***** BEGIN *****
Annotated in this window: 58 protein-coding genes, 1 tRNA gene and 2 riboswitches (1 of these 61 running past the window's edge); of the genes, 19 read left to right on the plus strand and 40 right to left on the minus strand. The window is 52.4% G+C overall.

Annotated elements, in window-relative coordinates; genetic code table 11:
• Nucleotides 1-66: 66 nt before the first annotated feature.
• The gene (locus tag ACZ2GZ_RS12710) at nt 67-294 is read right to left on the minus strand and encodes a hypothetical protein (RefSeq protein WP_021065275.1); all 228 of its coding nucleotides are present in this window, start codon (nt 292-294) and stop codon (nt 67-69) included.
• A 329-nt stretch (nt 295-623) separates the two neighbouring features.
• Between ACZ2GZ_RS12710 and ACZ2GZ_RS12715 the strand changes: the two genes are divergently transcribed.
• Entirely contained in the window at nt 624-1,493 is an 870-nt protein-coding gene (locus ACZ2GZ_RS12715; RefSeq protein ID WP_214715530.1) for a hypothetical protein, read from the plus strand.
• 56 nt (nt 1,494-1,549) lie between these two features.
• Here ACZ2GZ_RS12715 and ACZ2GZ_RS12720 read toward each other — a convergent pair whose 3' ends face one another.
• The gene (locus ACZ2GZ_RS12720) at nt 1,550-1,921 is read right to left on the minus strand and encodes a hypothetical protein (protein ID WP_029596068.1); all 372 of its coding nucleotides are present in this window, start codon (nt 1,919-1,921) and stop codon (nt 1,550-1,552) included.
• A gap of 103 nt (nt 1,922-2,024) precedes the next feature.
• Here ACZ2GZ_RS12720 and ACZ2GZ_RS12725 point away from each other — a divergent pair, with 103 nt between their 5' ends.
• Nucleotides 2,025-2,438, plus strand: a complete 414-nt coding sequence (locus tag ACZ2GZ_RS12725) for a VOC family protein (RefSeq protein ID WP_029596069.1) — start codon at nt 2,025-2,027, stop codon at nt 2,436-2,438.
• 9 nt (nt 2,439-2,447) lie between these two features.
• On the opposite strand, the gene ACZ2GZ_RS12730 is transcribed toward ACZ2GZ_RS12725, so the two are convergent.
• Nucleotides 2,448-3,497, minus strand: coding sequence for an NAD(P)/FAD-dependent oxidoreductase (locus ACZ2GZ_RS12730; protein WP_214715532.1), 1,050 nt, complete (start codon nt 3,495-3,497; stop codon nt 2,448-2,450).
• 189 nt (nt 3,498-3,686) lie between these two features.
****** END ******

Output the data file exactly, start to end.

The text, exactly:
Annotated in this window: 58 protein-coding genes, 1 tRNA gene and 2 riboswitches (1 of these 61 running past the window's edge); of the genes, 19 read left to right on the plus strand and 40 right to left on the minus strand. The window is 52.4% G+C overall.

Annotated elements, in window-relative coordinates; genetic code table 11:
• Nucleotides 1-66: 66 nt before the first annotated feature.
• The gene (locus tag ACZ2GZ_RS12710) at nt 67-294 is read right to left on the minus strand and encodes a hypothetical protein (RefSeq protein WP_021065275.1); all 228 of its coding nucleotides are present in this window, start codon (nt 292-294) and stop codon (nt 67-69) included.
• A 329-nt stretch (nt 295-623) separates the two neighbouring features.
• Between ACZ2GZ_RS12710 and ACZ2GZ_RS12715 the strand changes: the two genes are divergently transcribed.
• Entirely contained in the window at nt 624-1,493 is an 870-nt protein-coding gene (locus ACZ2GZ_RS12715; RefSeq protein ID WP_214715530.1) for a hypothetical protein, read from the plus strand.
• 56 nt (nt 1,494-1,549) lie between these two features.
• Here ACZ2GZ_RS12715 and ACZ2GZ_RS12720 read toward each other — a convergent pair whose 3' ends face one another.
• The gene (locus ACZ2GZ_RS12720) at nt 1,550-1,921 is read right to left on the minus strand and encodes a hypothetical protein (protein ID WP_029596068.1); all 372 of its coding nucleotides are present in this window, start codon (nt 1,919-1,921) and stop codon (nt 1,550-1,552) included.
• A gap of 103 nt (nt 1,922-2,024) precedes the next feature.
• Here ACZ2GZ_RS12720 and ACZ2GZ_RS12725 point away from each other — a divergent pair, with 103 nt between their 5' ends.
• Nucleotides 2,025-2,438, plus strand: a complete 414-nt coding sequence (locus tag ACZ2GZ_RS12725) for a VOC family protein (RefSeq protein ID WP_029596069.1) — start codon at nt 2,025-2,027, stop codon at nt 2,436-2,438.
• 9 nt (nt 2,439-2,447) lie between these two features.
• On the opposite strand, the gene ACZ2GZ_RS12730 is transcribed toward ACZ2GZ_RS12725, so the two are convergent.
• Nucleotides 2,448-3,497, minus strand: coding sequence for an NAD(P)/FAD-dependent oxidoreductase (locus ACZ2GZ_RS12730; protein WP_214715532.1), 1,050 nt, complete (start codon nt 3,495-3,497; stop codon nt 2,448-2,450).
• 189 nt (nt 3,498-3,686) lie between these two features.